"I was feeling good and practicing all fall, but the last day of the fall intrasquad in October, I felt a snap in my elbow," Tarter said. "And the next day I found out I had torn my UCL."
Tarter opened his career at NCAA Division I Illinois-Chicago in 2012, compiling a 5.88 ERA with 24 strikeouts in 49 innings over 19 appearances, including 10 starts.
He transferred to Elgin Community College proactively, citing a rash of late-season injuries to fellow Flames pitchers as a potential red flag. But health issues caught up to Tarter anyway, as he underwent a procedure to fix bone chips in his left elbow in the summer of 2013, shortly before he transferred to NCAA Division II Grand Valley State in Allendale, Michigan.
Lakers coaches told Tarter he should be part of the 2015 starting rotation. His rehab regimen is heavy on strength and conditioning as well as rounds of light catch.
A recent phone call from Cadets coach Dave Rakow prompted Tarter to join his alma mater as a summer assistant. Asking about something unrelated from Tarter's playing days – he graduated in 2011 – Rakow emerged with not only an answer, but some help.
"They respect me well; they know my past at Marmion," Tarter said. "I help with the pitchers a lot and they listen to everything I say. So it's been fun while it's been going on."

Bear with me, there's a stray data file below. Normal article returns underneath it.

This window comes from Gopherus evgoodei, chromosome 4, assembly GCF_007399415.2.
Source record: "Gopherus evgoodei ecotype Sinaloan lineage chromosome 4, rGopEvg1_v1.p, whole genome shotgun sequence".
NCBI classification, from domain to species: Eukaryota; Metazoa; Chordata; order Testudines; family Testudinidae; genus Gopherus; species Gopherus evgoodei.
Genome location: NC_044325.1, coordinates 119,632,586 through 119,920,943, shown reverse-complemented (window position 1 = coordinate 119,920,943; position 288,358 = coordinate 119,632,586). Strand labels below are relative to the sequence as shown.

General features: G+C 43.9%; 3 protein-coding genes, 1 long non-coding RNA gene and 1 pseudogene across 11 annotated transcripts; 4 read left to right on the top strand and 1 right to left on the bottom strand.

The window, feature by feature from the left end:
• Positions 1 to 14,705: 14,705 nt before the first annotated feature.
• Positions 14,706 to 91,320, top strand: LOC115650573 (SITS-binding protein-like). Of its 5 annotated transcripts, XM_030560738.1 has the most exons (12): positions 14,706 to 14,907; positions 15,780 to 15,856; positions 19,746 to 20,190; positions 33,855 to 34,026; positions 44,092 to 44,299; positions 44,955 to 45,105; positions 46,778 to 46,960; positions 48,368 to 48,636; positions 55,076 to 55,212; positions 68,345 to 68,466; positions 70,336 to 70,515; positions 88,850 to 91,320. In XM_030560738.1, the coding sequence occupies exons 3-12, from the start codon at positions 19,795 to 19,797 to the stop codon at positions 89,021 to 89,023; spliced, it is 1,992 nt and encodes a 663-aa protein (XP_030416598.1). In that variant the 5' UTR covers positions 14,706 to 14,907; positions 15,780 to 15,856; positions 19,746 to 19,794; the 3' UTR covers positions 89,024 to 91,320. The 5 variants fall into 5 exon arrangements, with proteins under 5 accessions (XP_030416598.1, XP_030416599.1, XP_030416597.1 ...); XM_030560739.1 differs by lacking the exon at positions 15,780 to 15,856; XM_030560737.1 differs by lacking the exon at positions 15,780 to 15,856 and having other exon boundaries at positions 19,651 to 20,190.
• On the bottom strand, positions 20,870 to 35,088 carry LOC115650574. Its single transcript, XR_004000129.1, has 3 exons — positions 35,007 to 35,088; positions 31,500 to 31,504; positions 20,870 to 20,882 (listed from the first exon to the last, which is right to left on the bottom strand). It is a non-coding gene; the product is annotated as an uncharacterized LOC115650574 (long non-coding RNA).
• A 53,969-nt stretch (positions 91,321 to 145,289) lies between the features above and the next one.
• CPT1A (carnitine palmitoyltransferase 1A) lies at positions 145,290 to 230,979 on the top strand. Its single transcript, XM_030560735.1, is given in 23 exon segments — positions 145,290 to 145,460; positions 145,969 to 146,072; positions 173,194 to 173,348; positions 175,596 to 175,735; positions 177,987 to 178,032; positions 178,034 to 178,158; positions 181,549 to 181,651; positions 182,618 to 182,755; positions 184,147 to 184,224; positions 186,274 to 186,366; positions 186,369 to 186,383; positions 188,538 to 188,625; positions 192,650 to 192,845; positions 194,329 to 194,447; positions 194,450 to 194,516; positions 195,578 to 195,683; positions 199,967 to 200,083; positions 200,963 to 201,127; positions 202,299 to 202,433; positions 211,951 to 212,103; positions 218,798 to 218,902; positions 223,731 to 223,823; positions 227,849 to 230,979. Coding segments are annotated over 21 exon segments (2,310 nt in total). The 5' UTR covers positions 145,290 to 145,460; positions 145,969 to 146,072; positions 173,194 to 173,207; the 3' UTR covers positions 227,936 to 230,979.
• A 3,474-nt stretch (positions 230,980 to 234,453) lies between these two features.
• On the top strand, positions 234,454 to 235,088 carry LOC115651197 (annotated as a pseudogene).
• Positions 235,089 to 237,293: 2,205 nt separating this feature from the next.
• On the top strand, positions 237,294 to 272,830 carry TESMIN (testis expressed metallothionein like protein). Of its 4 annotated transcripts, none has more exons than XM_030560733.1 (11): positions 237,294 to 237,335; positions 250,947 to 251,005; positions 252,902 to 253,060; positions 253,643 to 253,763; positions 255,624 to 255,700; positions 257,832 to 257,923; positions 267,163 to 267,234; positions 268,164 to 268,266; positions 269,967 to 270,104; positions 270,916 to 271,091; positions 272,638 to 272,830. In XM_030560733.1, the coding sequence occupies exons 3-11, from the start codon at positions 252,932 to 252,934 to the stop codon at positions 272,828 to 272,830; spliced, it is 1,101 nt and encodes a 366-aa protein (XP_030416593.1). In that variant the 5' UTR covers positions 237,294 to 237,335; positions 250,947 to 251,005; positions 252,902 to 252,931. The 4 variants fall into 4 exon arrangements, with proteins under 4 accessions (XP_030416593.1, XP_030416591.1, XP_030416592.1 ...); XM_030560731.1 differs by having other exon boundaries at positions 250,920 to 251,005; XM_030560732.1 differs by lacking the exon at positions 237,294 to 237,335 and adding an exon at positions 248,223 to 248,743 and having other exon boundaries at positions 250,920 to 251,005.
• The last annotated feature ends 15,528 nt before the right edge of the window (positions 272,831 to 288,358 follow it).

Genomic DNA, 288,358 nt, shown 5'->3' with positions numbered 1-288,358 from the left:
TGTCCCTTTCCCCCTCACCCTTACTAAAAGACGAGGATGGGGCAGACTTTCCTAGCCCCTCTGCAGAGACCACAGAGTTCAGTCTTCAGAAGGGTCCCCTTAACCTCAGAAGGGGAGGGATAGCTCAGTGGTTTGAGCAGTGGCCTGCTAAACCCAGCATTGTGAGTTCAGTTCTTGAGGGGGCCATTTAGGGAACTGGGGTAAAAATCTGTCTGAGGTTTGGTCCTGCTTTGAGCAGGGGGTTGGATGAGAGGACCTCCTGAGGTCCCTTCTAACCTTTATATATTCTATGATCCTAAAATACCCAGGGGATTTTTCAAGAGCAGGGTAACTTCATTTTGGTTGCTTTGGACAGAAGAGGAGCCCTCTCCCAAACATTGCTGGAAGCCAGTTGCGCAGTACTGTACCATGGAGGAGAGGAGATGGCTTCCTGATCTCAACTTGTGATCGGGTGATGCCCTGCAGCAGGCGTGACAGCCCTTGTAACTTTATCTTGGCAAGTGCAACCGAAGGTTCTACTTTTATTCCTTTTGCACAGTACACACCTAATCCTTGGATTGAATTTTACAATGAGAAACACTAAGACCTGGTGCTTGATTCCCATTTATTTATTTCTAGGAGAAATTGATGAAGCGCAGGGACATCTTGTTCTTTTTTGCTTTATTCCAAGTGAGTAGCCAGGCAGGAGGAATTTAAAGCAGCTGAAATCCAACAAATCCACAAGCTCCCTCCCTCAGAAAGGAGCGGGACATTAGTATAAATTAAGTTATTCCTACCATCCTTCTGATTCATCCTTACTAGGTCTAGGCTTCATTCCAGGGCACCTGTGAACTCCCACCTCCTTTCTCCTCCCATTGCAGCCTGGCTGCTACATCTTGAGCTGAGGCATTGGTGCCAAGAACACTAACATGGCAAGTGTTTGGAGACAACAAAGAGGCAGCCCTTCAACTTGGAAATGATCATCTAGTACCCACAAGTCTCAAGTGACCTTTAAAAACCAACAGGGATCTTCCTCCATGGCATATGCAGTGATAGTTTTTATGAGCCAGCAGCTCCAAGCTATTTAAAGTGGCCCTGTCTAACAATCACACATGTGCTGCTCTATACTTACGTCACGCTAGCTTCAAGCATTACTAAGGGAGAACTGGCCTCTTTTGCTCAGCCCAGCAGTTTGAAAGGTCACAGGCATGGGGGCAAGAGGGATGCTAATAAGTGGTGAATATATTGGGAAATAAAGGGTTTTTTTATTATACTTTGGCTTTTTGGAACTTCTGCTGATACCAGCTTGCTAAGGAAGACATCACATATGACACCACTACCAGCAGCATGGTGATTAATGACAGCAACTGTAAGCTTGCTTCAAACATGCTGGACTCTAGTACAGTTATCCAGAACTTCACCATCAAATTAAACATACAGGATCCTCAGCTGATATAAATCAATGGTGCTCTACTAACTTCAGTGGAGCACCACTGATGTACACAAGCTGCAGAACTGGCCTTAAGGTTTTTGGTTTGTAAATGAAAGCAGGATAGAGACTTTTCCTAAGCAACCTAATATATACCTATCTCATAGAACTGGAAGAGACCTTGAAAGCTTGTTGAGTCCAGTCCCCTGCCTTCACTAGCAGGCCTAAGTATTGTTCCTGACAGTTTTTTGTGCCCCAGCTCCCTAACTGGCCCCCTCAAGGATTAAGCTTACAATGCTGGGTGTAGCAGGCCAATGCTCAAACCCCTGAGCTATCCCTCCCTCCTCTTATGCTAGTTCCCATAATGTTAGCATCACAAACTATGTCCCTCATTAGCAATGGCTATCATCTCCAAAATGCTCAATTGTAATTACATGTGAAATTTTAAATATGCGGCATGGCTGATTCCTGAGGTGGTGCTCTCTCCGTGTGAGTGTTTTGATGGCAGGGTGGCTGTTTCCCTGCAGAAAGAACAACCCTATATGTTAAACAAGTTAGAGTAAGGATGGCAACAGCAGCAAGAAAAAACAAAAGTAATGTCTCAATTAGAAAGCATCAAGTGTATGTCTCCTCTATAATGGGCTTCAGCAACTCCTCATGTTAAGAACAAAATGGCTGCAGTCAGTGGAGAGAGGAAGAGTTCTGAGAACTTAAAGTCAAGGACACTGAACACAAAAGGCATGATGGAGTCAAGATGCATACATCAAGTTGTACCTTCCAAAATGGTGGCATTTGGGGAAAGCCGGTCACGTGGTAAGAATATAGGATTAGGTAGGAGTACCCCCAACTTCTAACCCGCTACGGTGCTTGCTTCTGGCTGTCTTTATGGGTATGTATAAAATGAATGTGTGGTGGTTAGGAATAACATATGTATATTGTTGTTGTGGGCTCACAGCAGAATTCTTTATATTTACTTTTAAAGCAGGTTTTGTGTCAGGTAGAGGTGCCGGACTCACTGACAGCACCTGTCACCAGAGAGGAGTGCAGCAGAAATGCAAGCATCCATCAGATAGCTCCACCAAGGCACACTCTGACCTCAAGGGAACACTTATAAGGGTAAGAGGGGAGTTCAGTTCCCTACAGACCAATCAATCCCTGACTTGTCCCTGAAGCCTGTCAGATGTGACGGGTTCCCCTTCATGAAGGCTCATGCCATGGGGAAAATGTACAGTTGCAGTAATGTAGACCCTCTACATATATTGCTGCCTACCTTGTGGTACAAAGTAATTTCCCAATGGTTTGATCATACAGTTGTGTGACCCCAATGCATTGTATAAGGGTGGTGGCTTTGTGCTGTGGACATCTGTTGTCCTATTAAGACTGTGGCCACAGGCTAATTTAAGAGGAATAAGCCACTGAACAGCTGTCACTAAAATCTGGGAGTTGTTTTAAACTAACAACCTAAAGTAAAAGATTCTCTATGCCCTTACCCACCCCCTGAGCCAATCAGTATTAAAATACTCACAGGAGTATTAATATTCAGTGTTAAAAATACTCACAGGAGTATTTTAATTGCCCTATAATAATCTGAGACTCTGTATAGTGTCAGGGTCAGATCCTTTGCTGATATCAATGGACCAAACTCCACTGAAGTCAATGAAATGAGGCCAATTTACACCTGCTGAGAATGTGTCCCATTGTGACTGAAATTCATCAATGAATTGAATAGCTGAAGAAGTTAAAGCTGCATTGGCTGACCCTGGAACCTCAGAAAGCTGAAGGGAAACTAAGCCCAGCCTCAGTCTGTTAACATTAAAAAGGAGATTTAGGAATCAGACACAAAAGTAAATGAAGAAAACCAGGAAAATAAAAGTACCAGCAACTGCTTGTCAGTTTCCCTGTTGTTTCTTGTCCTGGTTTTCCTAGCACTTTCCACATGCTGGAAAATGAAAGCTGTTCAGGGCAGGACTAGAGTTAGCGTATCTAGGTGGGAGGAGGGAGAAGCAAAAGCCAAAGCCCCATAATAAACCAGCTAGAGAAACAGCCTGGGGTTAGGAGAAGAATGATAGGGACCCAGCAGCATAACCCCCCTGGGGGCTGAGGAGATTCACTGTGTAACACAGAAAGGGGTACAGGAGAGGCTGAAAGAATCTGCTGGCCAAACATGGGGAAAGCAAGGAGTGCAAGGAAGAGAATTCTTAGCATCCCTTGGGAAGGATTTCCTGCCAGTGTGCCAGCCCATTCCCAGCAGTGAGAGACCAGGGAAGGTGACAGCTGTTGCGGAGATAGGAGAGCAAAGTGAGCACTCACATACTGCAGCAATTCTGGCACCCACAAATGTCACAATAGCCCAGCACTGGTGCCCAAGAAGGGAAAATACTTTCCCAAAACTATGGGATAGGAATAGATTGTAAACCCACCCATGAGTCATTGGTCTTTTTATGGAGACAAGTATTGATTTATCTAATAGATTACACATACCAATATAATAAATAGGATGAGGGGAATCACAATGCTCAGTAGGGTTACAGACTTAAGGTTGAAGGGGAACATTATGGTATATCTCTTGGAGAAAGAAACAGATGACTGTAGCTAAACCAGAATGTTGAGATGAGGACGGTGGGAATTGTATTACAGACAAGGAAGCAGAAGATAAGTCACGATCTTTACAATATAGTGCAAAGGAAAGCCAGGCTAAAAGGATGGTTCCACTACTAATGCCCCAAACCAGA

Shah seeks fresh start: Tarter's 19 appearances tied for second most on UIC in 2012, while his 10 starts and 49 innings ranked third.
Two years later, former St. Charles North lefty Ankur Shah sought similar exposure in his freshman season for the Flames. That the experience fell short is one reason he's transferring to NCAA Division III Wisconsin-Whitewater.
"I was fortunate enough to have the opportunity to play Division I, but I felt I wasn't going to have the opportunity to succeed there like I was at the University of Wisconsin-Whitewater," Shah said.
Shah pitched 8 1/3 innings as a freshman, striking out five with a 15.12 ERA. His final appearance for the Flames came in a Horizon League tournament game on May 22, when he threw 1 1/3 scoreless innings against Milwaukee.
Having success with a Wisconsin-based team instead of against one will hinge on his diligence in the weight room. The 6-foot-1 Shah hopes to add 15 to 20 pounds of muscle by his draft-eligible, junior season, putting him at an optimal weight of 180.
That, coaches reason, will make him more durable while increasing the chances to get his fastball consistently around the 90 mph range.
"If I gain weight, they think my velocity will jump and you never know what will happen after that," Shah said.
Shah stays sharp by throwing at North. His continuing ties to North Stars coach Todd Genke and assistant Terry Ayers helped open an opportunity at Whitewater, which captured the Division III national championship in May.
Genke played alongside Warhawks coach John Vodenlich at Whitewater, while Ayers also is a friend.
"They are coming off a national championship and are hungry for another one," Shah said. "It was hard to say no to that."